The project description, noise study, and other documents related to Rise GV’s application can be obtained at https://www.mynevadacounty.com/2882/Application-Documents.
If you object to having an industrial-scale gold mine in your neighborhood, here some things you can do:
- Voice your objections with Matt Kelley, the Project Planner for the County. Mr. Kelly can be reached by phone at or by email: firstname.lastname@example.org.
- Voice your objections with Dan Miller, who is our District 3 Supervisor. (As of March 2020, Mr. Miller has not taken a position for or against the mine.) Mr. Miller’s contact information is and email@example.com.
- Submit a letter to the editor, or submit an “Other Voices” opinion piece in The Union newspaper stating your opposition to the mine. Letters to the editor must be less than 200 words, Other Voices pieces may be 500-750 words in length. (Other Voices articles must include your name, address, daytime phone number, and a paragraph at the end describing yourself.) You can email a letter to the editor or Other Voices piece to firstname.lastname@example.org.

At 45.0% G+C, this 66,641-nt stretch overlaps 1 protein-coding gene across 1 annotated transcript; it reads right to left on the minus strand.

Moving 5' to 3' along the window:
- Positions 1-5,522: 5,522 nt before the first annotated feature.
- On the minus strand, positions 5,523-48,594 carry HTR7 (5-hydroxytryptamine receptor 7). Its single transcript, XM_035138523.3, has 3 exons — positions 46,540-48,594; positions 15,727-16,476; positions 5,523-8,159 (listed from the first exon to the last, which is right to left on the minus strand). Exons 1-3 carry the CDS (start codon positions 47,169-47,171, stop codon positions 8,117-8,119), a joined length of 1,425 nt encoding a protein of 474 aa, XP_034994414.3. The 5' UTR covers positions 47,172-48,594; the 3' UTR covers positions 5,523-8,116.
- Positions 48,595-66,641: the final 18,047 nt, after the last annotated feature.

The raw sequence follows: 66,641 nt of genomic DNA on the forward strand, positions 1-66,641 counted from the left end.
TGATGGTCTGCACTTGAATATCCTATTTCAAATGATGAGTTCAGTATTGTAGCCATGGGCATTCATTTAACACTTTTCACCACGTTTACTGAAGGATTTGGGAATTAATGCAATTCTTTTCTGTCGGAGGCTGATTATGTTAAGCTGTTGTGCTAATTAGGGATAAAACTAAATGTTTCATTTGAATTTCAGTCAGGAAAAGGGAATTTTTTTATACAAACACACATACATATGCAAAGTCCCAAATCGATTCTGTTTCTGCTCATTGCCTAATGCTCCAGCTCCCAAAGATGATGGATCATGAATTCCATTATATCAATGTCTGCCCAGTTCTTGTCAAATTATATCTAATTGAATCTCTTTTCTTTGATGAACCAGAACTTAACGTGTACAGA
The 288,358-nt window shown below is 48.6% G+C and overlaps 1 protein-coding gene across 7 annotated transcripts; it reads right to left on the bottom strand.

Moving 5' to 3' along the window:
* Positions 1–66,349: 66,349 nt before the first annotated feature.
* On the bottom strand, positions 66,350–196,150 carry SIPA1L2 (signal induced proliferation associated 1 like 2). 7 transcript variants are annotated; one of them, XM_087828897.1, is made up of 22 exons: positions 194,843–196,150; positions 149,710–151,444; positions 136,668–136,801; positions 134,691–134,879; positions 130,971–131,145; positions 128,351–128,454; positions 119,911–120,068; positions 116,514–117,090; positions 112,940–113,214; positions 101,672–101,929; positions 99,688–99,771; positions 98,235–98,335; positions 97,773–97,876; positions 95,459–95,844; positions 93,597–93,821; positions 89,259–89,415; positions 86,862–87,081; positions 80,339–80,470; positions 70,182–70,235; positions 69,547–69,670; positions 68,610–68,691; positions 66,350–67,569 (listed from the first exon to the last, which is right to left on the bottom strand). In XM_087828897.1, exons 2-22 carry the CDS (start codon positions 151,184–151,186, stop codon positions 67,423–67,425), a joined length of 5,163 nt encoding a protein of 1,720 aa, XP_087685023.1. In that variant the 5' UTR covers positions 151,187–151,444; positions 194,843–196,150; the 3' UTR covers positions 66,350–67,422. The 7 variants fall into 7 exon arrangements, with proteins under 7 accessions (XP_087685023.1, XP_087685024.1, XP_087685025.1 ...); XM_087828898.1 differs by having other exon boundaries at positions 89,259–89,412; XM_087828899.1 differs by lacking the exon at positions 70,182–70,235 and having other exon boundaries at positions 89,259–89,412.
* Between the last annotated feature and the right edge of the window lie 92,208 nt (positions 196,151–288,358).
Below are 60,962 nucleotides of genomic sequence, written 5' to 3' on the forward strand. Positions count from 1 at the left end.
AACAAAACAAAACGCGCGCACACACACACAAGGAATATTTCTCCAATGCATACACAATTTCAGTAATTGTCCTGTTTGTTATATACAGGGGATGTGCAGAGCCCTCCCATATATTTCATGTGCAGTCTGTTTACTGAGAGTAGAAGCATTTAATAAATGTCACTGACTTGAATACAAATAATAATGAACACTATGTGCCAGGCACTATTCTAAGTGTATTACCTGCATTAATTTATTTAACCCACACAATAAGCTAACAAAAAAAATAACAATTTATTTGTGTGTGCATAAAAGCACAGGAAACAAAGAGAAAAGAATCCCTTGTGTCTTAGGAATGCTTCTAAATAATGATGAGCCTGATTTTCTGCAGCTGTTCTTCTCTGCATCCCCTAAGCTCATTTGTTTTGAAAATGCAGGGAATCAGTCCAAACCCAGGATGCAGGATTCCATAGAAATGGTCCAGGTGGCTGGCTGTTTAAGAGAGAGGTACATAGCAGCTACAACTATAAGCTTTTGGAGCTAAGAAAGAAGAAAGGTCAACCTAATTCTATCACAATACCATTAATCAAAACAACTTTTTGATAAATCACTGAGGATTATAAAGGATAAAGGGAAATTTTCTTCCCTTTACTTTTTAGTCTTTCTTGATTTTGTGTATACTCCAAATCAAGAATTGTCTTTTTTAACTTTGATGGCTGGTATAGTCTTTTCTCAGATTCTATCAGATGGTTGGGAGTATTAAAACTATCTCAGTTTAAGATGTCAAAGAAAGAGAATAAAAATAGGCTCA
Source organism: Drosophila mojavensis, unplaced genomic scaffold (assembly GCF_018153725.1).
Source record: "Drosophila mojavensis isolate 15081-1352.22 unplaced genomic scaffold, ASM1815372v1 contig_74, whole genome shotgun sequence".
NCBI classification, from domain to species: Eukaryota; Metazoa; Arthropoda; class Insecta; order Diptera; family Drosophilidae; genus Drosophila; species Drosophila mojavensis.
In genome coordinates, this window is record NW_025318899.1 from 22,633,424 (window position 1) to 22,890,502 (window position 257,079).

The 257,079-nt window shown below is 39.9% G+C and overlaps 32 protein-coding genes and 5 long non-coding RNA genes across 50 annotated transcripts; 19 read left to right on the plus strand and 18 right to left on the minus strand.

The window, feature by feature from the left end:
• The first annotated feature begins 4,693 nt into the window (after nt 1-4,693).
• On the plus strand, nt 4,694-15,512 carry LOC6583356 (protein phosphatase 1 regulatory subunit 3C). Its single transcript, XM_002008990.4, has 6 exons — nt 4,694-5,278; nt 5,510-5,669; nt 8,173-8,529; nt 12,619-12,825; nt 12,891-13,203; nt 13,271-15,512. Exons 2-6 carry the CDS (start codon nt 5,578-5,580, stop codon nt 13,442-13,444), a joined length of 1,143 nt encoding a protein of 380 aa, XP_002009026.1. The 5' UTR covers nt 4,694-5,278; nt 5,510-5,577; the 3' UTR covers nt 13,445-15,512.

- If you delay or decide against home improvement projects because the mine may be approved, let your contractors and suppliers know the mine is the reason why you aren’t buying.
- I understand that the Nevada County Board of Realtors is undecided on this issue. Let your Realtor friends know that you are concerned about your property’s value if the mine is approved. Rise GV is currently seeking investors and is painting a rosy picture of their chances of getting the mine approved. I encourage you to make your voice heard now before it is too late.